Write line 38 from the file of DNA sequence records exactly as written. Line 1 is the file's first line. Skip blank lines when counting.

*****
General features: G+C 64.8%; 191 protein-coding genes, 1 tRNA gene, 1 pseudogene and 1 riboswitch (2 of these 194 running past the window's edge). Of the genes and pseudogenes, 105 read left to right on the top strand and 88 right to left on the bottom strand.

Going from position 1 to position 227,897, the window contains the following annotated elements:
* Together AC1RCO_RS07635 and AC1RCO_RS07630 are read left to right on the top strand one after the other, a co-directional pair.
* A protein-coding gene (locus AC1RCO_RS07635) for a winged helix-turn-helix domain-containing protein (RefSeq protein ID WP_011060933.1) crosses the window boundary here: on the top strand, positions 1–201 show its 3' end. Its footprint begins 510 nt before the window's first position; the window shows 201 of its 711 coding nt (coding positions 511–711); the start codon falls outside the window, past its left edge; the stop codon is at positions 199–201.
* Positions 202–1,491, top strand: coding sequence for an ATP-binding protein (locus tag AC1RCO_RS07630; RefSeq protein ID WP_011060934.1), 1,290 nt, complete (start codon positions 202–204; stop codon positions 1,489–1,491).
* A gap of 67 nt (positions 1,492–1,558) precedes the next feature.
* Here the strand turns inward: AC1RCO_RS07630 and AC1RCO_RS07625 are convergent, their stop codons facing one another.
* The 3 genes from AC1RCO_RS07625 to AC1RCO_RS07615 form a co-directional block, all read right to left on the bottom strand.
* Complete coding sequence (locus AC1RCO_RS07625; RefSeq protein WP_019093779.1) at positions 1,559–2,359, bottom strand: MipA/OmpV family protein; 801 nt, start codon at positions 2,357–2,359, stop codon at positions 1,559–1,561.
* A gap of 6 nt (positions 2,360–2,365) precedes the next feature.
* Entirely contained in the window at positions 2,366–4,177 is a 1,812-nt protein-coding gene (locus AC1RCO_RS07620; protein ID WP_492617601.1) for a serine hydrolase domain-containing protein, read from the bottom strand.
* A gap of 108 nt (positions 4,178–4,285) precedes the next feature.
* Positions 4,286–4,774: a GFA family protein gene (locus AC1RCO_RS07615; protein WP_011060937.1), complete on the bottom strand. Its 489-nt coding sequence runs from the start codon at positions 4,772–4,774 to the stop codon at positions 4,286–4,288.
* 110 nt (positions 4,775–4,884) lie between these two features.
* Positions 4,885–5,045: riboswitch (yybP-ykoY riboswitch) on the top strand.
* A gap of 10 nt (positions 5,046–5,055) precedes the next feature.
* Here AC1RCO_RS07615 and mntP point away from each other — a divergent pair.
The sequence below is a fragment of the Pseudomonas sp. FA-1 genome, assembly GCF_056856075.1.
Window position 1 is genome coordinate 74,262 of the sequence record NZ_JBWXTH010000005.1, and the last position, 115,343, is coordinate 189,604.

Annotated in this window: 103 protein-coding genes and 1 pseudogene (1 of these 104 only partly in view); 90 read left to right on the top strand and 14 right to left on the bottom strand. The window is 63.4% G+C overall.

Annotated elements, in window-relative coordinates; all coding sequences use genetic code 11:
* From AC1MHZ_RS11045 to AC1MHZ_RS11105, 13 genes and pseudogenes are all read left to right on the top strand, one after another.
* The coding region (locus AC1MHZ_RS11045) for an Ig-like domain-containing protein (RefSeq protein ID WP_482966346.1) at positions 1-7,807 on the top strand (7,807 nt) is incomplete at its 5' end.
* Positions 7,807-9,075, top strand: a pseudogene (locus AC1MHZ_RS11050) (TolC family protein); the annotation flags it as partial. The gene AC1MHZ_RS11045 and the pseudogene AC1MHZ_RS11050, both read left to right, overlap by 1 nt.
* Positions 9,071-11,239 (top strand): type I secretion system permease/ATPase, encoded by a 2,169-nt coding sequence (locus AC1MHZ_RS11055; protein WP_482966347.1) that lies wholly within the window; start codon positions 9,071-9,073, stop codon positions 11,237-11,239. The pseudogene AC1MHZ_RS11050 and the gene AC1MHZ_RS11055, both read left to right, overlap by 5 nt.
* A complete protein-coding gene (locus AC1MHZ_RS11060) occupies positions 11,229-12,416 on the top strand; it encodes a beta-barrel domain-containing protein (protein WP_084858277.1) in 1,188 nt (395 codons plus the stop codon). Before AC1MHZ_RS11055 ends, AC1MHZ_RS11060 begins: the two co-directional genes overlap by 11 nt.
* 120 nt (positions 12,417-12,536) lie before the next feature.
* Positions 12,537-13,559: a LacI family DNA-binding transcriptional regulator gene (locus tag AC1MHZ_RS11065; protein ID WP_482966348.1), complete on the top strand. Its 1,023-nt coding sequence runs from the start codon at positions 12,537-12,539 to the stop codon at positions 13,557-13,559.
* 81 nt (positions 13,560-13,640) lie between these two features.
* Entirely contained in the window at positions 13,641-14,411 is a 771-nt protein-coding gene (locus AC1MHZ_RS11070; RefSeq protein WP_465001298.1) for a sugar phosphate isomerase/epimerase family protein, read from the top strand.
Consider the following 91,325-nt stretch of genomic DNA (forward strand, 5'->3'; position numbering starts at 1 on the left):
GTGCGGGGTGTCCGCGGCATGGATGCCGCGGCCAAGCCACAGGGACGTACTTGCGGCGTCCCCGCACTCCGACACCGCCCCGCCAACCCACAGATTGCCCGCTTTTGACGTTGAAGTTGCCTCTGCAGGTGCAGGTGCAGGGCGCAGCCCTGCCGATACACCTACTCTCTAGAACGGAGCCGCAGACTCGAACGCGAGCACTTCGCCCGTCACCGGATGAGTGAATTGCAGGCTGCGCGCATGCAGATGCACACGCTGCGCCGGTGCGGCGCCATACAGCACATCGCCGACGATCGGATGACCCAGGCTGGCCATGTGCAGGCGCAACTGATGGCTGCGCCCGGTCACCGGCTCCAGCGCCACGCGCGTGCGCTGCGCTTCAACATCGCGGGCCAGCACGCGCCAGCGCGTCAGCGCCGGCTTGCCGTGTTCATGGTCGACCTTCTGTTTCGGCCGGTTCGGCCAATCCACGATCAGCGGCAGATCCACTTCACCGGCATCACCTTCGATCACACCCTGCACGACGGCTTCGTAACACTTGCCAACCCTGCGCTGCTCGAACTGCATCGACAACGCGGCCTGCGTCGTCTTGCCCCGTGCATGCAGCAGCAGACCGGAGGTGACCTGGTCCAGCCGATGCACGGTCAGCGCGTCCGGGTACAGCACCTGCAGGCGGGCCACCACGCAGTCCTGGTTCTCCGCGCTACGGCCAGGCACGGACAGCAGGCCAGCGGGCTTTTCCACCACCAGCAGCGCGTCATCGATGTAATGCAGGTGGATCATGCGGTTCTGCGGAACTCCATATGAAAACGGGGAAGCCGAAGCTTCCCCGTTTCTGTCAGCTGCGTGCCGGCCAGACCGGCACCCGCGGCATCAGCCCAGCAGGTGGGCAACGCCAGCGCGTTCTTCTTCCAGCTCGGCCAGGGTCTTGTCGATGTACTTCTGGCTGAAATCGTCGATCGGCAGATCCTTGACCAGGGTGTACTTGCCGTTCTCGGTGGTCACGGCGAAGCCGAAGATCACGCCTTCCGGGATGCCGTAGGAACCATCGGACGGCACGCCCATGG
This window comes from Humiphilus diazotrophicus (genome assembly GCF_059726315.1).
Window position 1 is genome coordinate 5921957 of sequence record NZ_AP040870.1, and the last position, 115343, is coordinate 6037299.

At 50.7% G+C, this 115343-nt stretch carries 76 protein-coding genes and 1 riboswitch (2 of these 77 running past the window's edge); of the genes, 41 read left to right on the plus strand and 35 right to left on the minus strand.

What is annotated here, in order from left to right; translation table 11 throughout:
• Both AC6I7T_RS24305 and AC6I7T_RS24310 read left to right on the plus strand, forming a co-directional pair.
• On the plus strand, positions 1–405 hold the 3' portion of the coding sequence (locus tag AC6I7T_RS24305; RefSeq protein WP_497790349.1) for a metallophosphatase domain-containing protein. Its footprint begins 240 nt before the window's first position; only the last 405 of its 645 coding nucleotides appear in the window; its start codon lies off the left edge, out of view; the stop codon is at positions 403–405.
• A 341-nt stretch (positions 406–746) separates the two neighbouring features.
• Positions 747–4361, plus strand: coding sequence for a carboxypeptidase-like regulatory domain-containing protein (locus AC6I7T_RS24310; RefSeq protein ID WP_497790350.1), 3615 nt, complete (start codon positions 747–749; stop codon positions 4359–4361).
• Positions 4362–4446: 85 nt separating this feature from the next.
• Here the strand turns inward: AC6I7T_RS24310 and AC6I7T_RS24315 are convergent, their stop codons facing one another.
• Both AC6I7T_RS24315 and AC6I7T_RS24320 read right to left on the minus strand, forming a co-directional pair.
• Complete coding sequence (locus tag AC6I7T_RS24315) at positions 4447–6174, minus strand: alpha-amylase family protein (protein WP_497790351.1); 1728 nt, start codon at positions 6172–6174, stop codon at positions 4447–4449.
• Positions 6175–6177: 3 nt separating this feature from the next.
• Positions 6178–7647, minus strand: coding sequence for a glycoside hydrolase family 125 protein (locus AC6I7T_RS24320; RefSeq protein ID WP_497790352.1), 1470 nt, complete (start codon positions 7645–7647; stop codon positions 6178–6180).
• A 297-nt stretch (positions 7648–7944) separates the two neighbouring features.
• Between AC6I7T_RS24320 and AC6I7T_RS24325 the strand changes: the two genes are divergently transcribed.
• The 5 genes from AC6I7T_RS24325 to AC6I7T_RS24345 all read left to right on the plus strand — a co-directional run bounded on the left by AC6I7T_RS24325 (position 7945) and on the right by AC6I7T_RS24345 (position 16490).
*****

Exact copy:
• On the plus strand, positions 1–405 hold the 3' portion of the coding sequence (locus tag AC6I7T_RS24305; RefSeq protein WP_497790349.1) for a metallophosphatase domain-containing protein. Its footprint begins 240 nt before the window's first position; only the last 405 of its 645 coding nucleotides appear in the window; its start codon lies off the left edge, out of view; the stop codon is at positions 403–405.